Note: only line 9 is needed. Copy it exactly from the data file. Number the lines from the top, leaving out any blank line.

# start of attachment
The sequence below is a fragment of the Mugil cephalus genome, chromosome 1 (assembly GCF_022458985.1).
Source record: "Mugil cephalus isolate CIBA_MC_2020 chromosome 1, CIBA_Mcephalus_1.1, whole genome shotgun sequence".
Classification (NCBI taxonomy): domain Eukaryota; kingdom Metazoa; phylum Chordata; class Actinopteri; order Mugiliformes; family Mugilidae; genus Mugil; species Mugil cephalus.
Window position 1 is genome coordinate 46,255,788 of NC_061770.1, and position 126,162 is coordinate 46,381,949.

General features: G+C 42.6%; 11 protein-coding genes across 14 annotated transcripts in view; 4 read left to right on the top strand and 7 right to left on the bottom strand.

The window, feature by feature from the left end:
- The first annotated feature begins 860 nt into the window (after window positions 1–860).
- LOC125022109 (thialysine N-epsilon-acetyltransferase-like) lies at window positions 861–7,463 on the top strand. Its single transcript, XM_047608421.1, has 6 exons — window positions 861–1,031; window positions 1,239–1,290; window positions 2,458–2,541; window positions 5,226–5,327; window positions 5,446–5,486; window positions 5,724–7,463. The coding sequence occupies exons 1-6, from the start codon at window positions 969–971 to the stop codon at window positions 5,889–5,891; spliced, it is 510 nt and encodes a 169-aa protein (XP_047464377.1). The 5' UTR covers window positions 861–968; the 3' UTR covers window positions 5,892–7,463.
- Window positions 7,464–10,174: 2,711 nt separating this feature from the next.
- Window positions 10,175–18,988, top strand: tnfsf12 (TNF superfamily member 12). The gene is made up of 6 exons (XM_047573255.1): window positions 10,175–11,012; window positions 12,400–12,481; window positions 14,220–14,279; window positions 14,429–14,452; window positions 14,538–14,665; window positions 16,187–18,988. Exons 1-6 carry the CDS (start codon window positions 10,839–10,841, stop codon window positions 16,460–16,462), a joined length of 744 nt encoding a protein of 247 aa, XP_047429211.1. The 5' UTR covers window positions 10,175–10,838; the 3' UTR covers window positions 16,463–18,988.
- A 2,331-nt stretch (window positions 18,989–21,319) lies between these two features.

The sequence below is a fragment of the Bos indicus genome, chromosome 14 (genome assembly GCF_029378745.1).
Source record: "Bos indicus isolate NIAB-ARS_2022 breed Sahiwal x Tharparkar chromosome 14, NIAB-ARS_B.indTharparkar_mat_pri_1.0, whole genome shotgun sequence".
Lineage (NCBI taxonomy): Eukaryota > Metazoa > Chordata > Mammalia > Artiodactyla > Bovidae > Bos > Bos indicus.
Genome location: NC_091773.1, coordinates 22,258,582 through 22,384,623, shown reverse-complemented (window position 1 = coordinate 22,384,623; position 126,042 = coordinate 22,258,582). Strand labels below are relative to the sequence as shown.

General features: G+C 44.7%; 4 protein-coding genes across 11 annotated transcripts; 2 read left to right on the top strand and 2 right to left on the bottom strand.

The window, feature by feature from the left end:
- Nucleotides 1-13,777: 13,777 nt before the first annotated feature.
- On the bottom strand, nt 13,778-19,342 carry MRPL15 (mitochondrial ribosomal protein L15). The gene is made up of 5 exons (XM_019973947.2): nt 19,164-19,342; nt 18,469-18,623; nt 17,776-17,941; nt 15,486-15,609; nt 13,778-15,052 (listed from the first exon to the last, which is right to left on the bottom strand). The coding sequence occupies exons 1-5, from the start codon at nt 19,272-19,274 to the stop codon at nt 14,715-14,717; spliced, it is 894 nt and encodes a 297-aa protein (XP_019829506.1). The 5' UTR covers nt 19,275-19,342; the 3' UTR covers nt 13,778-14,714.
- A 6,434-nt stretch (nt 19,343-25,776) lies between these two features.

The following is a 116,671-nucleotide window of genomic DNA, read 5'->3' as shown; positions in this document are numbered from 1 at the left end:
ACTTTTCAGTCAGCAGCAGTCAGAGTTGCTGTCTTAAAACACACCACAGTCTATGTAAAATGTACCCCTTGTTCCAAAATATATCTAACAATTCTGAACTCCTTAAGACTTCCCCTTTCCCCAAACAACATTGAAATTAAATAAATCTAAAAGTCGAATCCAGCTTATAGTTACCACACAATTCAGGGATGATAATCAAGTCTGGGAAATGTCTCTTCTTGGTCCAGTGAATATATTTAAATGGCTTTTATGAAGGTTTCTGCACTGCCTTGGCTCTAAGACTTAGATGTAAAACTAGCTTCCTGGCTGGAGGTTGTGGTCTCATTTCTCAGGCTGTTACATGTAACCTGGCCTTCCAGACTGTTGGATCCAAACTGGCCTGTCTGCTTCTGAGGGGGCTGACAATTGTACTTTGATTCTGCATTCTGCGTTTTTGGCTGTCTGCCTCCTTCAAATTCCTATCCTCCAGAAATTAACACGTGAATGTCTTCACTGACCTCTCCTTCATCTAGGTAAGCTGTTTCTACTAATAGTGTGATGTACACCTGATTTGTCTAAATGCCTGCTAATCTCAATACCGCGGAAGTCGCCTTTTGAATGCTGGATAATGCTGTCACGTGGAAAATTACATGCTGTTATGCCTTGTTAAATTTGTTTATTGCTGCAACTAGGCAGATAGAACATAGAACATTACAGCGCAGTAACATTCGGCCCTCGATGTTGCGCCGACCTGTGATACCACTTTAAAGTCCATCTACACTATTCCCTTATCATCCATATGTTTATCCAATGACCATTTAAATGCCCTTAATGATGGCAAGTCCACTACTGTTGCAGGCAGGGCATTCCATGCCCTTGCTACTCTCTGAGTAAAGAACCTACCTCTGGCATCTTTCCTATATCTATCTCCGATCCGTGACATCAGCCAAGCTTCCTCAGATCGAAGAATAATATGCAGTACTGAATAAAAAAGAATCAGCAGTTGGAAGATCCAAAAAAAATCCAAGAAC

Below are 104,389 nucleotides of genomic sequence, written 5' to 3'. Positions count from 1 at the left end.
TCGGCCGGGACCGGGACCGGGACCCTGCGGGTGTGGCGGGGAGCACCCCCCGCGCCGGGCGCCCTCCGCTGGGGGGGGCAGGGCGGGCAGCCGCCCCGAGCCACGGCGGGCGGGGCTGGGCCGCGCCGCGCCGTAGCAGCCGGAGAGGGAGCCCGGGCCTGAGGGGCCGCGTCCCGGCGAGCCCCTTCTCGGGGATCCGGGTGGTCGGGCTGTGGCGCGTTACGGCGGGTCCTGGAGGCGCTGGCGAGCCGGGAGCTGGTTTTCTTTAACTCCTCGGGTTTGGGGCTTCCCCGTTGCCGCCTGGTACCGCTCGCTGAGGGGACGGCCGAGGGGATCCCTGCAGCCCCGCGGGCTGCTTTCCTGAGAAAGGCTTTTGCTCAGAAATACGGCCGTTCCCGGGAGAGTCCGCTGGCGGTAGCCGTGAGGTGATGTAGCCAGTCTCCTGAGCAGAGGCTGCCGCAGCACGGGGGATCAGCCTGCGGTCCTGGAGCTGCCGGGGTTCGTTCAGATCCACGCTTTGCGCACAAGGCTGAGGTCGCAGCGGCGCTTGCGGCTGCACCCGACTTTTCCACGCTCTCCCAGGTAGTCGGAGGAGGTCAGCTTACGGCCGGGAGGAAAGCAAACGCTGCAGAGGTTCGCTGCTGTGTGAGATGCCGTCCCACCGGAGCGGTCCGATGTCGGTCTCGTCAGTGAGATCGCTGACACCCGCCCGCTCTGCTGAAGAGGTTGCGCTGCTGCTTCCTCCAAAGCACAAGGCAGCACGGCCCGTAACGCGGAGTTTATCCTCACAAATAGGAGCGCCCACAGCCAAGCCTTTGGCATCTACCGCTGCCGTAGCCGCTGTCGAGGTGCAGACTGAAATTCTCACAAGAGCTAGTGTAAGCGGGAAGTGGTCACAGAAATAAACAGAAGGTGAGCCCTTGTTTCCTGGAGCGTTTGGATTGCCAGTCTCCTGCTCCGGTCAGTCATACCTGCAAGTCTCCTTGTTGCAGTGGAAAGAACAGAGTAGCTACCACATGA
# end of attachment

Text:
- Window positions 7,464–10,174: 2,711 nt separating this feature from the next.